Coloring the Women: India Edition
An article in ABC News Online a few weeks ago began: “To see the effects of racism based on skin color most clearly, one should go to the developing world. In richer countries people are increasingly comfortable, and successful, regardless of their natural skin color, but in many African countries like Senegal, trying to change one’s skin color is still seen as a way to get ahead.” One could easily critique a lot of the assumptions undergirding those statements, specifically whether the effects of racism are “most clearly” visible in the “developing world,” or if indeed there are few barriers to success in “richer countries.” However, it does cover a topic that gets little international attention: the phenomenon of “bleaching” the skin among darker skinned women, popular in many countries.
Both in India, where I grew up, and in Indonesia, where I lived for two years, “fairness” in women is prized by many. In India, the complexion-lightening industry is worth a staggering US$200 million, increasing at the rate of 15-20 per cent every year. If you look at some of the advertisements from the major companies, the general narrative is: a woman cannot find a husband or employment because she is dark complexioned, and after a few weeks of applying a particular fairness cream, Voilà!, she becomes fair…and snags a husband or the coveted dream job.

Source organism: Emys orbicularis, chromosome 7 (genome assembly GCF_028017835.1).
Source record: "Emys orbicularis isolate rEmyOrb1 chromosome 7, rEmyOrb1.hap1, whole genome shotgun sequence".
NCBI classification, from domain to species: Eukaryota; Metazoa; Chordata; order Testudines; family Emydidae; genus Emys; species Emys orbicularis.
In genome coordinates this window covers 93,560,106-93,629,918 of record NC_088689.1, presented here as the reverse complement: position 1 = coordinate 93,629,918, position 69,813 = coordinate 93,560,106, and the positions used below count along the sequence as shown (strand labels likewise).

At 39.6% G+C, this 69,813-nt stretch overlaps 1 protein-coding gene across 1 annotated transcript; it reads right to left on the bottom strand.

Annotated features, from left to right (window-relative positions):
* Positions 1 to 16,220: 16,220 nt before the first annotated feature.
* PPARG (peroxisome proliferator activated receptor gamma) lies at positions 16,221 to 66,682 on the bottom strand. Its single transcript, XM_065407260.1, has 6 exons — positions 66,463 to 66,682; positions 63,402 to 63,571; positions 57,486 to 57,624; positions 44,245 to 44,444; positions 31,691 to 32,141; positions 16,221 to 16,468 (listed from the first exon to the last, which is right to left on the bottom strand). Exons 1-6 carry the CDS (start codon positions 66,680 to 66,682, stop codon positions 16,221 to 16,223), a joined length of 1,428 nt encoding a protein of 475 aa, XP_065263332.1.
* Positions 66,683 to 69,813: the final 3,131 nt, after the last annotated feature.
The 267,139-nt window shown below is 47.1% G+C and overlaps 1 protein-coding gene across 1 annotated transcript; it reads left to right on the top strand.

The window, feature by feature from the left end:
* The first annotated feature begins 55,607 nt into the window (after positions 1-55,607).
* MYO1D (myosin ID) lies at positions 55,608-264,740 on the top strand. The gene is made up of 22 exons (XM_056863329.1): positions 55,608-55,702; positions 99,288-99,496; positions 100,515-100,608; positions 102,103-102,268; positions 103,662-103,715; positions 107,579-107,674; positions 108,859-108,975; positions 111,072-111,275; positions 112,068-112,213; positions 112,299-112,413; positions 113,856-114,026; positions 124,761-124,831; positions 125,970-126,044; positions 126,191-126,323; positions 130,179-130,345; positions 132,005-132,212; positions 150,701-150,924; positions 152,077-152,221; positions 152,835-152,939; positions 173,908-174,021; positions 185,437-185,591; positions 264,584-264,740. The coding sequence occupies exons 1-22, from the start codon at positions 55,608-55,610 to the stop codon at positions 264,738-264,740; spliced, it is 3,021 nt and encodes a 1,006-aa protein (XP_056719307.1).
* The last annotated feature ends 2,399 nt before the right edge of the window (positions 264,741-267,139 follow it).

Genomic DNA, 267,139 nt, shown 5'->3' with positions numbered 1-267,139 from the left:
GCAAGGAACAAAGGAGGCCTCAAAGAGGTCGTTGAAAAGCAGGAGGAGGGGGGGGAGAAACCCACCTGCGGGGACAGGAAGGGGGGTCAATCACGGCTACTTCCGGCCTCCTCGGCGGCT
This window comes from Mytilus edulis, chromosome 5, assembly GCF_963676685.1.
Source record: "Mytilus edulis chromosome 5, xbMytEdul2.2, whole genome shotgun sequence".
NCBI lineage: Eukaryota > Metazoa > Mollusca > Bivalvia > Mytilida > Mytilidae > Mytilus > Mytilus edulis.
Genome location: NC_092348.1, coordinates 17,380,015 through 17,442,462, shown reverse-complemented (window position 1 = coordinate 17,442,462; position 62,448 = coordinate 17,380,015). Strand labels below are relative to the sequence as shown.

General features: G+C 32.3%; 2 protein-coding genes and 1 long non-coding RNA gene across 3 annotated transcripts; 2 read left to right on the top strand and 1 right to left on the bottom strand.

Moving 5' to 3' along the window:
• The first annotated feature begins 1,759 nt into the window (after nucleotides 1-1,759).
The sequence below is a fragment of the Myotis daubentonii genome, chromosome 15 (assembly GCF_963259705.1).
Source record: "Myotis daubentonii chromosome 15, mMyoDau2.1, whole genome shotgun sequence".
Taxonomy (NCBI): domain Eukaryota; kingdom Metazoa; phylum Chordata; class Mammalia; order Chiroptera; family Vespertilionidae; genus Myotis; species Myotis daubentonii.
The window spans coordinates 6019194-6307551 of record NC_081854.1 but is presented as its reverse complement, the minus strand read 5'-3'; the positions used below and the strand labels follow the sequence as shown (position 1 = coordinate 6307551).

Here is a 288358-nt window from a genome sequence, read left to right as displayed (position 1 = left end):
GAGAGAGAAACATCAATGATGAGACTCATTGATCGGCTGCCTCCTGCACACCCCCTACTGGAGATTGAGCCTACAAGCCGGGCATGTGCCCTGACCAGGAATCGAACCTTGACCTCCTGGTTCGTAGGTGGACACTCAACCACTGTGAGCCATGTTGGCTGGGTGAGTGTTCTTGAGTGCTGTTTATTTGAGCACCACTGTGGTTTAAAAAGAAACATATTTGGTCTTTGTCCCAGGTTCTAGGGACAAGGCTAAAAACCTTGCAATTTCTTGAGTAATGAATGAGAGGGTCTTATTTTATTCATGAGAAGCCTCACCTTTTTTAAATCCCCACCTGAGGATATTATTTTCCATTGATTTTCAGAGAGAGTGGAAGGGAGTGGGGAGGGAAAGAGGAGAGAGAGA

You don’t have to understand the (Indian) language dialog in the ads below to get a sense of the insidiousness of the message:
Back in 2003, HLL, one of the biggest manufacturers of cosmetic products in India, was forced after months of lobbying by the All India Democratic Women’s Association to take two highly offensive TV ads for Fair and Lovely off the air. Many have argued that these creams “perpetuate racial, caste and gender stereotypes and are either ineffective or harmful”; yet the market for these continues to thrive. The advertisements haven’t changed much since then; they continue to (re)enforce stereotypes and advance impossible claims. Last week, frustrated with these tall claims, the Indian Health Minister demanded “that manufacturers should produce scientific evidence to back advertising claims.” I think he is referring to whether the chemicals “work,” not whether the fairness can get one the prized husband or the job.
These fairness creams (re)inscribe through these ads, on a daily basis, how Indian women (and now men) should think about their skin color: that fair complexion is the panacea for all ills, and dark complexion: well, we hope you are ready to spend your life alone, living your life out in a really bad job. It’s not as if this kind of thinking is triggered by these ads; these perceptions run deep in our society, and hark back to colonial times. And it’s particularly tied to the “marriage market.” As one blogger notes, on shaadi.com, the world’s biggest matrimonial site, “One of the key pieces of information you must provide is your complexion, which can range from very fair to wheatish to dark.” And a brief glance at newspaper matrimonial classifieds reveals just how deeply ingrained this way of thinking is in our society.
These texts and images-the cream ads, the forms on Shaadi.com, the matrimonial ads in newspapers-not only reinforce stereotypes, they reflect the ones we “own” as a society. It’s not enough to walk away from them; we have to look within ourselves and ask how they are produced, and why.